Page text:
What did it have to do with Ketchikan?
By June Allen
October 26 2002
That wartime highway hundreds of miles to the east and north dashed Ketchikan's hopes for a new road system across Revilla Island. Also dashed were plans for expansion of the town's unique little City Park and a road replacing Deer Mountain trail. And the present drive for today's proposed multi-million dollar bridge is not the first time Ketchikan has lobbied for a bridge! The proposal for a bridge - with ups and downs and lengthy periods of inaction, began in Ketchikan back in the 1920s!
The Robert Runyon Photograph Collection,
courtesy of The Center for American History, The University of Texas at Austin.
It all really started with Henry Ford's production line automobiles that even a working man could afford. By the mid-1920s the United States was awash in autos of several makes and models of "touring cars" that rumbled along dirt roads, through mud and sand, and jolted through potholes all across the nation, traveling to see the sights and visit new places. This new pastime/industry was called tourism. The new industry led to the need for better roads, for paved interstate highways, for gussying up local attractions along the way to lure tourist dollars. As more and more roads were built, recreational travelers began to dream of more spectacular and exciting routes.
And thus, in the prosperous and roaring '20s, was born the dream of what was dubbed the International Highway, a road that was to begin (or end) at Barrow, Alaska, and drop down through the States and thence southward through Medico, Central America, into South America and all the way to tip of that continent! Today there are stories in the papers every year of travelers - bicyclists and motorcyclists and once or twice a walker - who attempt to travel all of North and South America top to bottom even though the highway as first envisioned was never built. In the touring '20s, such a project caught the imaginations of everyone from Alaska to Argentina. The press took up the vision of an International Highway with all its possible routes and scenic splendors. Such stories were fodder for years for newspaper features and for kitchen and barroom discussions across the nation!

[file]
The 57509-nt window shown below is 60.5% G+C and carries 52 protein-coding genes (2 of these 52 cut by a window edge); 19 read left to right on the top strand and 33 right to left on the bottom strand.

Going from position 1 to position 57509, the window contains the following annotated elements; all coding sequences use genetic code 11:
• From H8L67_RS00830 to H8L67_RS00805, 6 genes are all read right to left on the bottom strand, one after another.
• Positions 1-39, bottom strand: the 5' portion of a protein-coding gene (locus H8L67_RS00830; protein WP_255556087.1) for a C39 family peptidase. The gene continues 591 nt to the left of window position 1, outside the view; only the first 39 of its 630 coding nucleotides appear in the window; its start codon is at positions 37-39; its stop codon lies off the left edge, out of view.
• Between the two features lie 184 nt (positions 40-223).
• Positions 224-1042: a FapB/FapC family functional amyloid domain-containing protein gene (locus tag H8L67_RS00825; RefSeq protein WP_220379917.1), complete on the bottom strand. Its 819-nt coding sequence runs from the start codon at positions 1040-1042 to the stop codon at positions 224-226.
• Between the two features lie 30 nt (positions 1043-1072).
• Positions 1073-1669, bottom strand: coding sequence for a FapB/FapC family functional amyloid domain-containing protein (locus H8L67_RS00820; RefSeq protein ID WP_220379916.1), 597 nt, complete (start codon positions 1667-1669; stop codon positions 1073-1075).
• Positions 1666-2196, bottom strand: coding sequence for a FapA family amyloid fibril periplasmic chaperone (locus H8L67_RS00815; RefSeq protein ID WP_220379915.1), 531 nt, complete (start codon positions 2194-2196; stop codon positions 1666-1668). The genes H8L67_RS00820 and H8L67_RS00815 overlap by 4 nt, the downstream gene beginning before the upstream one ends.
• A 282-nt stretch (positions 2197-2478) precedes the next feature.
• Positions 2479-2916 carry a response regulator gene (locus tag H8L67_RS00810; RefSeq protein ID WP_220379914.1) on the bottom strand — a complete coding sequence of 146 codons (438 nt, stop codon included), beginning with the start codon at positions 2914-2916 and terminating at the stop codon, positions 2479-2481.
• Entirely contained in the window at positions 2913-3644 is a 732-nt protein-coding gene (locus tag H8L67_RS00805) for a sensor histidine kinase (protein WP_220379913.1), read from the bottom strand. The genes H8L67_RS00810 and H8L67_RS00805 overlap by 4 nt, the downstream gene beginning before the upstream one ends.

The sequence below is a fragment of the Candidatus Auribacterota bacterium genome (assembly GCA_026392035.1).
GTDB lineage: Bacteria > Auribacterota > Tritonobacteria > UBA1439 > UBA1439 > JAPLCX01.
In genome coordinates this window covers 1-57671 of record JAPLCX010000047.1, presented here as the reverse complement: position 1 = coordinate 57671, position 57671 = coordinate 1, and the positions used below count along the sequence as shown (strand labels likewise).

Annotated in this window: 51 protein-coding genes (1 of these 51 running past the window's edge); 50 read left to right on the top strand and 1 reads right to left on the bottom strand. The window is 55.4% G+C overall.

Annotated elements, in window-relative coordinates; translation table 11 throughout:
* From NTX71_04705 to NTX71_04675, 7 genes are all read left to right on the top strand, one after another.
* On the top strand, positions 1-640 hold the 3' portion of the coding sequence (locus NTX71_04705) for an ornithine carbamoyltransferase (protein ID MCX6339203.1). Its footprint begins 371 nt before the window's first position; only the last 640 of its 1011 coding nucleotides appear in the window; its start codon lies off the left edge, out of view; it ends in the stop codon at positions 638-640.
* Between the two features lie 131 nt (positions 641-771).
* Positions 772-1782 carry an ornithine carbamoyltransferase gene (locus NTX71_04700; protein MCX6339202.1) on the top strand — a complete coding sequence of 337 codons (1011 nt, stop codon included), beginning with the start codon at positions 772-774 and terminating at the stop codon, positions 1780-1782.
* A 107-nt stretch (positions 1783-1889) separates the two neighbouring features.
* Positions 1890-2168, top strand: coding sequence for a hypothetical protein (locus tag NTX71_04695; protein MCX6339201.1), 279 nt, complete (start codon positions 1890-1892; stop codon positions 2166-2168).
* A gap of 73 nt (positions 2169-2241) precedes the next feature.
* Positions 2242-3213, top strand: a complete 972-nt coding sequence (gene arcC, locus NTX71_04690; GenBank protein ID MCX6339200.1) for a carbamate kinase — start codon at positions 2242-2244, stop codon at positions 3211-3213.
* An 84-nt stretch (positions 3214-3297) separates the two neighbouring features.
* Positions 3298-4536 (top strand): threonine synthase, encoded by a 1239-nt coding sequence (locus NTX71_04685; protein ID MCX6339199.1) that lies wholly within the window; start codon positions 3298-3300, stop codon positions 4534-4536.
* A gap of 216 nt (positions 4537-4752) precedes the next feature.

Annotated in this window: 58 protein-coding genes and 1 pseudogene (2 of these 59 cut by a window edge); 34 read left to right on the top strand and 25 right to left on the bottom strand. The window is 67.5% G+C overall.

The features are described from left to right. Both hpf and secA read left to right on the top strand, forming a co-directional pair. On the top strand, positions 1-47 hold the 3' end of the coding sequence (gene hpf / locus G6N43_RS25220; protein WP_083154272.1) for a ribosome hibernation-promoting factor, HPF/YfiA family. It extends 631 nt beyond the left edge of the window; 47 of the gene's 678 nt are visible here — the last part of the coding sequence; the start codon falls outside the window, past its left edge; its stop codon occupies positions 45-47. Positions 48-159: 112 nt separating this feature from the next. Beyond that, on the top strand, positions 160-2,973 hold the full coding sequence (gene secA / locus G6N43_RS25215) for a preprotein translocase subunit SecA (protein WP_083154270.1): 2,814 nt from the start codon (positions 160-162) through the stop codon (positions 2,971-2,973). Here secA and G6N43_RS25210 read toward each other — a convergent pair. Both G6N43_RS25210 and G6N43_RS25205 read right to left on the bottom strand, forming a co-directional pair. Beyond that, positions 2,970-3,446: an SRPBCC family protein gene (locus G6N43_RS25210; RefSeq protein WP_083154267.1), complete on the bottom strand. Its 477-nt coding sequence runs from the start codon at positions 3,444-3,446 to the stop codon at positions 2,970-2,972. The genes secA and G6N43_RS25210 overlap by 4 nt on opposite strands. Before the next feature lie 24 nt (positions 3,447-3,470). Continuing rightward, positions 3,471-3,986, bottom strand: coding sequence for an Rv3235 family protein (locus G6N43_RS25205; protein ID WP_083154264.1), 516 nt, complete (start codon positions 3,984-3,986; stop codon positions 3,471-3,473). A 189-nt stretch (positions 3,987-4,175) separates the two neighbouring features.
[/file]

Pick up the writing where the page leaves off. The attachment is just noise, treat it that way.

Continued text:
The governments of the countries involved in such a colossal plan were less enthusiastic about such a scheme. They realized the costs of such a giant project, and the essential cooperation that would be required among countries not necessarily politically stable or even friendly to one another. Such realities scarcely dampened the nationwide daydreaming. But the project appeared doomed when the nation, and the world, were plunged into the Great Depression after the stock market crash of 1929.
Then President Franklin Delano Roosevelt was elected and took office in 1933, and, perhaps in attempt to cheer up and restore the optimism and confidence of a Depression-weary nation, the dream of the highway seemed to be moving toward reality. Congress authorized a U.S.-Canada commission to study the proposal! A number of routes through Canada and into Alaska were discussed. Alaskans were as caught up in the
So in 1933 the plan that seemed most favored by both Alaskans and Canadians was a more or less coastal route that would wind northward through British Columbia behind its coastal mountain range, roughly the same general route as today's B.C. Highway 37, and then continue into Alaska to hook up with the Richardson Highway (from Valdez to Fairbanks). Respected engineers and civic leaders discussed and debated a number of plans.
Ketchikan's Chamber of Commerce and city fathers were well aware of the proposed international highway and lobbied heavily for it! They had their own plans for hooking up with the outside world. With Ketchikan being located on an island, the town would face the hurdles of building a road across the island and a bridge connect to the mainland and proposed super-highway. Curiously, unlike today's advocates of an overland connection to the mainland, Ketchikan seemed more interested in the permanent settlers that road access would bring in and not at all with the convenience of a way to drive out. But how would it all be accomplished? The excerpts from the following speech give clues.